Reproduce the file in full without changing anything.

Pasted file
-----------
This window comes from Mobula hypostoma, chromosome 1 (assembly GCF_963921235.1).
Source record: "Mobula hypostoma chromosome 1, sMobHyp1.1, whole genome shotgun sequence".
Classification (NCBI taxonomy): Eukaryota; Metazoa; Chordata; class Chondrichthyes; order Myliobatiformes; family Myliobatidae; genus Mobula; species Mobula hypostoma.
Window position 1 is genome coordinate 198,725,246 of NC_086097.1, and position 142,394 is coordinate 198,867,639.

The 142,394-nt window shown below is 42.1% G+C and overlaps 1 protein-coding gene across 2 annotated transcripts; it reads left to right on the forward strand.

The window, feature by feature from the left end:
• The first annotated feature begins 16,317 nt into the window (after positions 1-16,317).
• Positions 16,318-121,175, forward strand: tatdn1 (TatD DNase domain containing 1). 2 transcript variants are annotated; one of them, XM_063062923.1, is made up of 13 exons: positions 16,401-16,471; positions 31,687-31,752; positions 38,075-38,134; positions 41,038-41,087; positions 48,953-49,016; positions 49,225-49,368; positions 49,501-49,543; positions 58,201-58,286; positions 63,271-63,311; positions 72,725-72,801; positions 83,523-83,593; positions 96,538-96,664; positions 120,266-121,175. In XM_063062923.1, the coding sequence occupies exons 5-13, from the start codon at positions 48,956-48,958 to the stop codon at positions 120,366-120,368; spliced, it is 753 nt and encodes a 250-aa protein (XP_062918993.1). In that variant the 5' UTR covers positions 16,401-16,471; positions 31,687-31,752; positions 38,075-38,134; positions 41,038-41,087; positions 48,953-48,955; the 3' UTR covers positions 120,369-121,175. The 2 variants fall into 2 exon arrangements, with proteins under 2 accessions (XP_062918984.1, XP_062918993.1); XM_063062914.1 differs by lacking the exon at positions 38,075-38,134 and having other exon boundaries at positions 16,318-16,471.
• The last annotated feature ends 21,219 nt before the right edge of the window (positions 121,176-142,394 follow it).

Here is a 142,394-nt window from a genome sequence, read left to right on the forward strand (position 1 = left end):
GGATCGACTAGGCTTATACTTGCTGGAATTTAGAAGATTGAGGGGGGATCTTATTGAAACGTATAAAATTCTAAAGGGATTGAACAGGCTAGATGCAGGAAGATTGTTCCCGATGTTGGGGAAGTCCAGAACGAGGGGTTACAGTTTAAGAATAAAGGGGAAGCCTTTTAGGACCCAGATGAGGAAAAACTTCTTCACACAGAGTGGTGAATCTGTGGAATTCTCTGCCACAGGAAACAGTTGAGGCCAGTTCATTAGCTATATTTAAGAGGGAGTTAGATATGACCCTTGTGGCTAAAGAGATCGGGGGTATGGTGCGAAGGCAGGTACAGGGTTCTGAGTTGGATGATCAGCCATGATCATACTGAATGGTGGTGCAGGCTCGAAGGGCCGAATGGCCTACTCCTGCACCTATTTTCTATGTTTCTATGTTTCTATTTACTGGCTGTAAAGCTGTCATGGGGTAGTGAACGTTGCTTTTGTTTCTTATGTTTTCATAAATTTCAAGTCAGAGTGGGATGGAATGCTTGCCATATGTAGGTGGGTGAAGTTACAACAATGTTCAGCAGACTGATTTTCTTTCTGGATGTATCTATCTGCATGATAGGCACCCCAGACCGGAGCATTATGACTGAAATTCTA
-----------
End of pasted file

This window comes from Mobula hypostoma, chromosome 1 (assembly GCF_963921235.1).
Source record: "Mobula hypostoma chromosome 1, sMobHyp1.1, whole genome shotgun sequence".
Classification (NCBI taxonomy): Eukaryota; Metazoa; Chordata; class Chondrichthyes; order Myliobatiformes; family Myliobatidae; genus Mobula; species Mobula hypostoma.
Window position 1 is genome coordinate 198,725,246 of NC_086097.1, and position 142,394 is coordinate 198,867,639.

The 142,394-nt window shown below is 42.1% G+C and overlaps 1 protein-coding gene across 2 annotated transcripts; it reads left to right on the forward strand.

The window, feature by feature from the left end:
• The first annotated feature begins 16,317 nt into the window (after positions 1-16,317).
• Positions 16,318-121,175, forward strand: tatdn1 (TatD DNase domain containing 1). 2 transcript variants are annotated; one of them, XM_063062923.1, is made up of 13 exons: positions 16,401-16,471; positions 31,687-31,752; positions 38,075-38,134; positions 41,038-41,087; positions 48,953-49,016; positions 49,225-49,368; positions 49,501-49,543; positions 58,201-58,286; positions 63,271-63,311; positions 72,725-72,801; positions 83,523-83,593; positions 96,538-96,664; positions 120,266-121,175. In XM_063062923.1, the coding sequence occupies exons 5-13, from the start codon at positions 48,956-48,958 to the stop codon at positions 120,366-120,368; spliced, it is 753 nt and encodes a 250-aa protein (XP_062918993.1). In that variant the 5' UTR covers positions 16,401-16,471; positions 31,687-31,752; positions 38,075-38,134; positions 41,038-41,087; positions 48,953-48,955; the 3' UTR covers positions 120,369-121,175. The 2 variants fall into 2 exon arrangements, with proteins under 2 accessions (XP_062918984.1, XP_062918993.1); XM_063062914.1 differs by lacking the exon at positions 38,075-38,134 and having other exon boundaries at positions 16,318-16,471.
• The last annotated feature ends 21,219 nt before the right edge of the window (positions 121,176-142,394 follow it).

Here is a 142,394-nt window from a genome sequence, read left to right on the forward strand (position 1 = left end):
GGATCGACTAGGCTTATACTTGCTGGAATTTAGAAGATTGAGGGGGGATCTTATTGAAACGTATAAAATTCTAAAGGGATTGAACAGGCTAGATGCAGGAAGATTGTTCCCGATGTTGGGGAAGTCCAGAACGAGGGGTTACAGTTTAAGAATAAAGGGGAAGCCTTTTAGGACCCAGATGAGGAAAAACTTCTTCACACAGAGTGGTGAATCTGTGGAATTCTCTGCCACAGGAAACAGTTGAGGCCAGTTCATTAGCTATATTTAAGAGGGAGTTAGATATGACCCTTGTGGCTAAAGAGATCGGGGGTATGGTGCGAAGGCAGGTACAGGGTTCTGAGTTGGATGATCAGCCATGATCATACTGAATGGTGGTGCAGGCTCGAAGGGCCGAATGGCCTACTCCTGCACCTATTTTCTATGTTTCTATGTTTCTATTTACTGGCTGTAAAGCTGTCATGGGGTAGTGAACGTTGCTTTTGTTTCTTATGTTTTCATAAATTTCAAGTCAGAGTGGGATGGAATGCTTGCCATATGTAGGTGGGTGAAGTTACAACAATGTTCAGCAGACTGATTTTCTTTCTGGATGTATCTATCTGCATGATAGGCACCCCAGACCGGAGCATTATGACTGAAATTCTA